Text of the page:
In his homily during the canonization of Teresa Benedicta of the Cross (aka Edith Stein), Pope John Paul II quoted the new saint’s words: “Whoever truly loves does not stop at the prospect of suffering. He accepts communion in suffering with the one he loves.” Later he quoted her again, saying, “Love makes suffering fruitful, and suffering deepens love.”
This Carmelite nun was born Jewish, and, after years of pretty much rejecting religion, converted to Catholicism. During World War II, she could have escaped the Nazis, but she remained in her convent where she was seized by the Gestapo, then shipped to Auschwitz, where she was murdered with her sister in a gas chamber. However, while in the concentration camp, Edith Stein was known for her compassion and caring for the other prisoners.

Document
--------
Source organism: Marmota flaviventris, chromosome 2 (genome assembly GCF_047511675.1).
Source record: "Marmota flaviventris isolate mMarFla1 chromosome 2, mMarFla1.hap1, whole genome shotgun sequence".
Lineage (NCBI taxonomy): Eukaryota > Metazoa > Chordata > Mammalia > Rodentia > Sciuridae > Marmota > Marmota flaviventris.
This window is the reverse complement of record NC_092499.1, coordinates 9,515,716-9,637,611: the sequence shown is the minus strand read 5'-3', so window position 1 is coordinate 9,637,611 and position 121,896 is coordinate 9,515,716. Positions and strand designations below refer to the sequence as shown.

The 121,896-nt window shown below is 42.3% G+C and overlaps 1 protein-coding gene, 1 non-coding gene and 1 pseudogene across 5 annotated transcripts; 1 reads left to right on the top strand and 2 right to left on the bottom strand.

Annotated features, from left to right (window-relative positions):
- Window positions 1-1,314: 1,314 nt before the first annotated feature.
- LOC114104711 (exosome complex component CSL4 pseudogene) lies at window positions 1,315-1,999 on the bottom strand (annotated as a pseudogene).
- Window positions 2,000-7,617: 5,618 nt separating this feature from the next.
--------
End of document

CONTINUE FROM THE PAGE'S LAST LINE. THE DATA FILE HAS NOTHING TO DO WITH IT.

Caregivers, we have a choice. We can either enter into the suffering with our loved ones, giving them the love and care they deserve, or we can abandon them or treat them with hostility and grudging care. It’s not always easy to be loving, but it’s what we are called to do. Let us pray to this saint so that our loved ones may commend us for our compassion and caring just as Teresa’s fellow prisoners commended her.
Scaperlanda, Maria Ruiz. Edith Stein: The Life and Legacy of St. Teresa Benedicta of the Cross. Manchester, New Hampshire, Sophia Institute Press, 2017.
To find the homily referenced above, search for Oct. 11, 1998, “Homily of John Paul II for the Canonization of Edith Stein.”